Antimicrobial preservation efficacy of glucose and maltitol syrups with and without preservatives for paediatric formulations
28 September 2021Thomas CARPENTIER, Eve MAILLARD, Mathilde ROYER, Lina MUSTAPHA, Frédéric MARÇON
Centre Hospitalier Universitaire Amiens-Picardie, Amiens, France
Among paediatric dosage forms, syrups offer advantages such as ease of administration and good compliance due to their organoleptic properties. They also present self-preservation properties that can be useful to improve the shelf life of liquid formulations without adding paraben-type preservatives.
The objective of our work is to test the antimicrobial preservation efficacy of maltitol and glucose syrups with or without preservative (sorbic acid), using the European Pharmacopoeia monograph.
Materials and methods
The European Pharmacopoeia antimicrobial preservative effectiveness test was applied to maltitol and glucose syrups, with and without 0.1% sorbic acid.
We observed a log reduction greater than or equal to 5 log for bacteria (Staphylococcus aureus and Pseudomonas aeruginosa) in both syrups, with and without preservatives, at D14 and a total bactericidal effect at D28 (6 log reduction compared to the initial inoculum at D0)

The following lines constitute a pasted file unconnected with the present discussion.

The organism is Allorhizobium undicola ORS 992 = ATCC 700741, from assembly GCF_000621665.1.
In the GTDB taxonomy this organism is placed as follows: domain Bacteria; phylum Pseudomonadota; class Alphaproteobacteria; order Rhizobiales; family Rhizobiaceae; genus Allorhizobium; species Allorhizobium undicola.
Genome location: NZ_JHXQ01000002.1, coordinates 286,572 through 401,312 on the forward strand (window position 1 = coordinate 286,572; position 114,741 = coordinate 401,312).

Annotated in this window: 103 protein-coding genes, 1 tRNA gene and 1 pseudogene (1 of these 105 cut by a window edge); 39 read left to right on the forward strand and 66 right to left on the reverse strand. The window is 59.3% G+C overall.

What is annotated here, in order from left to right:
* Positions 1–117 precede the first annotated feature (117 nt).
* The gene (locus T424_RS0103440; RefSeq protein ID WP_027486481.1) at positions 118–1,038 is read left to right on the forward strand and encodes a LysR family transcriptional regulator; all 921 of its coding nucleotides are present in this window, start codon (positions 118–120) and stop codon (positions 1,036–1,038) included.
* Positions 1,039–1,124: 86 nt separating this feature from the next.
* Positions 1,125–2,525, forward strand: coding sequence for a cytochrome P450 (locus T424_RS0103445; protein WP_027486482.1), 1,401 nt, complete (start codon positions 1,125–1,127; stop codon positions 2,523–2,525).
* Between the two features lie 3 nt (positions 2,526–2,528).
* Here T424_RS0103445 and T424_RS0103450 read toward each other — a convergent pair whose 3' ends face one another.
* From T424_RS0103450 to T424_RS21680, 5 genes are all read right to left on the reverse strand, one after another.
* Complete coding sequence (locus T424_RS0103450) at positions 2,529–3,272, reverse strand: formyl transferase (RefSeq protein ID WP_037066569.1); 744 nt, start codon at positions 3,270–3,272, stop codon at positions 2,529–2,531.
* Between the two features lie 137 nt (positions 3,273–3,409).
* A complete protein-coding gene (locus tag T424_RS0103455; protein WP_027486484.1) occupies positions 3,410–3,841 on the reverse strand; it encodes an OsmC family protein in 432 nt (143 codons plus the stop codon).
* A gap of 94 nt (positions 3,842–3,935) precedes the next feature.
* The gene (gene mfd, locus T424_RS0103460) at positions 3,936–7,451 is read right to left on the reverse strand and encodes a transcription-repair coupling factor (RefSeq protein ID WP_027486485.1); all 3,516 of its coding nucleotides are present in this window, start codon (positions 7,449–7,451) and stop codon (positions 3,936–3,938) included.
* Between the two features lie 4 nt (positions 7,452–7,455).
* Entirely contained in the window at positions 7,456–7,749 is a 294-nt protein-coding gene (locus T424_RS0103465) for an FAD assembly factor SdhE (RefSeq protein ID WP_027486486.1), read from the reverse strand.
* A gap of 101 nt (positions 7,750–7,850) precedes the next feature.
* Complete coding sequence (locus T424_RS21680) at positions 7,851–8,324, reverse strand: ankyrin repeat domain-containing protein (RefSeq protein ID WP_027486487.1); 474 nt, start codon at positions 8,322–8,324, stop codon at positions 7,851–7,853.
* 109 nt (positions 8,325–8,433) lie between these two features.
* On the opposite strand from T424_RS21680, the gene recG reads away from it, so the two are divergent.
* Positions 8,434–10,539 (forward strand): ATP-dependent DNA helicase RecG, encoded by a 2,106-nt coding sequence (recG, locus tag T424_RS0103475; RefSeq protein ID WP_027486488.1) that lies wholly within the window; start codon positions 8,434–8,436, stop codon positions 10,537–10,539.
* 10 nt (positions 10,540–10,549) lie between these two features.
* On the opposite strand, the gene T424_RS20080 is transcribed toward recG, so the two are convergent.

For Candida albicans (CA) and Aspergillus brasiliensis (AB), a reduction greater than or equal to 2 log was observed at D14. At D28, we noted the absence of colonies for CA for all syrups (with and without sorbic acid) as well as an absence of increase in the number of colonies for AB in the syrups with preservatives. However, a regrowth of AB was observed at D28 in the preservative-free syrups. No contamination was found during this study.
All the counts made on the inocula were in accordance with the expectations and thus allow to validate the results of the test on the different syrups.
Only the syrups with the preservative allow to pass the antimicrobial preservation efficacy test of the European Pharmacopoeia. These results are consistent with the tests performed using the simple syrup found in the literature. It would be interesting to repeat this test on diluted syrups to determine a possible dilution limit.